Stephen Kinnock met with the Pensions Minister, Guy Opperman, for a frank exchange of views about the government’s handling of the changes to the British Steel Pension Scheme (BSPS).

Last year, Mr Kinnock wrote to the Secretary of State for Work and Pensions calling on the government to take action to ensure that the Financial Conduct Authroity (FCA) took proper steps to protect pensioners from cowboy financial advisers. Kinnock also urged the government to heed the calls of Unions and the BSPS Trustees for the default option for savers, when there was actuarial proof it was in savers financial interests, to be transfer into the BSPS II, rather than being dropped into the Pension Protection Fund (PPF).

The Pensions Minister, Guy Opperman, met with Kinnock on Tuesday 30 January 2018 to discuss these issues. Commenting on the meeting Aberavon MP, Stephen Kinnock, said:

“The Minister agreed to look at changing the way the FCA deals with cases of potentially fraudulent pension advisors. And promised to work with Labour MPs on ensuring that the Single Financial Guidance Body is established and that it serves as a clear point of contact for all pensioners seeking independent and impartial advice.

“Last year I urged the government to change to rules so that the default option for steel pensioners would be, where there was actuarial proof it was in their best financial interests, to transfer into the new BSPS II scheme.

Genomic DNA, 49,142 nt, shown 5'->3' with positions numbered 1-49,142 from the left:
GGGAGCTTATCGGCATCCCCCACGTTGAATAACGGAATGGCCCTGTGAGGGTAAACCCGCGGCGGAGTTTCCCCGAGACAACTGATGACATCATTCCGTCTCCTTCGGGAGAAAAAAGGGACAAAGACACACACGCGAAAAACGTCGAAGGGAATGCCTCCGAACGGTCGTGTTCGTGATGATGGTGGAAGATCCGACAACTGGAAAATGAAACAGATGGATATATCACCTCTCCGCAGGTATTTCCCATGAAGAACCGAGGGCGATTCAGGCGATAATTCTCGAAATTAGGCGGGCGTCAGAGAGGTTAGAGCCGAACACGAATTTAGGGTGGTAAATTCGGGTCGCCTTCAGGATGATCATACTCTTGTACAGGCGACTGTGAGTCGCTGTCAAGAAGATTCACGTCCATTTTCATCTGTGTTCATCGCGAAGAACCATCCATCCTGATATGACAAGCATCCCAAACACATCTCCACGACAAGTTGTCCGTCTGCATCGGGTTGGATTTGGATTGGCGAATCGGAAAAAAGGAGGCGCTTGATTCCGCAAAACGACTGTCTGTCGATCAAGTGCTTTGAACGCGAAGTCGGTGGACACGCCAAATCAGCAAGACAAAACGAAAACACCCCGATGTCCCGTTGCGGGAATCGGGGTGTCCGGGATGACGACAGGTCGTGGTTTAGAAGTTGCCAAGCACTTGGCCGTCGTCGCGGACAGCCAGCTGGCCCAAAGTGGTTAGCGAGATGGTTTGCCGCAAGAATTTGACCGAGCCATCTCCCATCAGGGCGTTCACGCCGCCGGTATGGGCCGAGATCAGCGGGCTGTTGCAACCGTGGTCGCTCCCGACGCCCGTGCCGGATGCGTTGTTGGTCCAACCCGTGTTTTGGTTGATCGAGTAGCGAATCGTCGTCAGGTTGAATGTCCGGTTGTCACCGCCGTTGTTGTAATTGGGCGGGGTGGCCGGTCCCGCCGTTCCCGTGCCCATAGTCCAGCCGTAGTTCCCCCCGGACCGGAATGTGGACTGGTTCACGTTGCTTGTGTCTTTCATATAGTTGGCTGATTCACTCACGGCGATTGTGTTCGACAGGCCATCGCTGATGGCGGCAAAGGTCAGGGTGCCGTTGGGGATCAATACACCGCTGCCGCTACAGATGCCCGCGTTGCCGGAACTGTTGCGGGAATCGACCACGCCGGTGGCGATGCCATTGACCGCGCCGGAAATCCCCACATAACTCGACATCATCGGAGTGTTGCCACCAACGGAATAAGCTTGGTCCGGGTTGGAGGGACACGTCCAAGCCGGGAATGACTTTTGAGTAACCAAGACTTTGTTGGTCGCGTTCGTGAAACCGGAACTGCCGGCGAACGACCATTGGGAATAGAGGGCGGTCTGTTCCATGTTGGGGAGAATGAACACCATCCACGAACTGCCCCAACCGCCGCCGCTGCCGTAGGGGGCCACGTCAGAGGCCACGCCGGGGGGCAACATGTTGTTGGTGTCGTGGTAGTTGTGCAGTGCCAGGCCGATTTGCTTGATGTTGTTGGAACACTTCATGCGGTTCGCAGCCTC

“This proposal for ‘deemed consent’ was endorsed by both Trade Unions and the Trustees, and would have ensured that steelworkers received the best financial option for them as their default, and it would have allowed the Trustees to focus all their resources on the most complex cases while still allowing pensioners the full range of options.

“Unfortunately the government rejected these calls, but the Trustees should, nonetheless, be commended for their proactive work to reach as many steelworkers and pensioners as possible.

“However, some pensioners could not be contacted, and, due to a breakdown in trust, many chose not to engage. It is disappointing that the government wouldn’t make the chances we called for to ensure that those people got the best possible pension deal available to them.

“While I understand the arguments of the Minister against these changes, I do not agree with them, and the fact remains, had those changes been made thousands of pensioners who did not engage in the process would have been better off.

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